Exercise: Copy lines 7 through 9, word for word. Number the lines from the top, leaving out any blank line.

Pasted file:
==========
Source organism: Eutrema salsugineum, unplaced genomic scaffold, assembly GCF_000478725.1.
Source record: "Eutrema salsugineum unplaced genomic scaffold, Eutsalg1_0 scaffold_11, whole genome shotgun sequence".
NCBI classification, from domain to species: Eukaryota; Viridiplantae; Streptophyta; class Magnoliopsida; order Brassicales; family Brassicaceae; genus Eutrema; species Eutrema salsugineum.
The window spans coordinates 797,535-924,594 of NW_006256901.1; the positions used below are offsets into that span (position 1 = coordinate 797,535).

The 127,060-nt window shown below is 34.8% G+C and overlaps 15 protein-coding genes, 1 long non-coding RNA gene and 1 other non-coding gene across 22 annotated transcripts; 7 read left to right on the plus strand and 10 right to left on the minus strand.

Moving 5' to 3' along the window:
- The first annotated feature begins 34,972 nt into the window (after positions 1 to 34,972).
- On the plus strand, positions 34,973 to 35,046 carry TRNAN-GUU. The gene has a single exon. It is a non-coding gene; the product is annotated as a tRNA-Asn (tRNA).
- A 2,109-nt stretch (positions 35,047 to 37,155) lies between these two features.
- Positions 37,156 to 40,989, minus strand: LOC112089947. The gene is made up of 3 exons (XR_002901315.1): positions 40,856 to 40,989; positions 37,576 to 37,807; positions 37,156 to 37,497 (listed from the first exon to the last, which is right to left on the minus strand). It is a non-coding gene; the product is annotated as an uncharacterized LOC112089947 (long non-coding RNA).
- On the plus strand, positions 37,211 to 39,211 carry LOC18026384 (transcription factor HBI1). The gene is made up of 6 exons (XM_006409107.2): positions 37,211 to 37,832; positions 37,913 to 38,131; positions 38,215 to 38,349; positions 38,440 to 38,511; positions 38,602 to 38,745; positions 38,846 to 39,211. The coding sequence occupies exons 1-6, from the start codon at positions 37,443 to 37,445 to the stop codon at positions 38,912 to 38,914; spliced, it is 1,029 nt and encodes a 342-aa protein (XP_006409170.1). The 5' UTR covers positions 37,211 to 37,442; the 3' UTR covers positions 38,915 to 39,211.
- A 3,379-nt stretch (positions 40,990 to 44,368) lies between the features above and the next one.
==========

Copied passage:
- The first annotated feature begins 34,972 nt into the window (after positions 1 to 34,972).
- On the plus strand, positions 34,973 to 35,046 carry TRNAN-GUU. The gene has a single exon. It is a non-coding gene; the product is annotated as a tRNA-Asn (tRNA).
- A 2,109-nt stretch (positions 35,047 to 37,155) lies between these two features.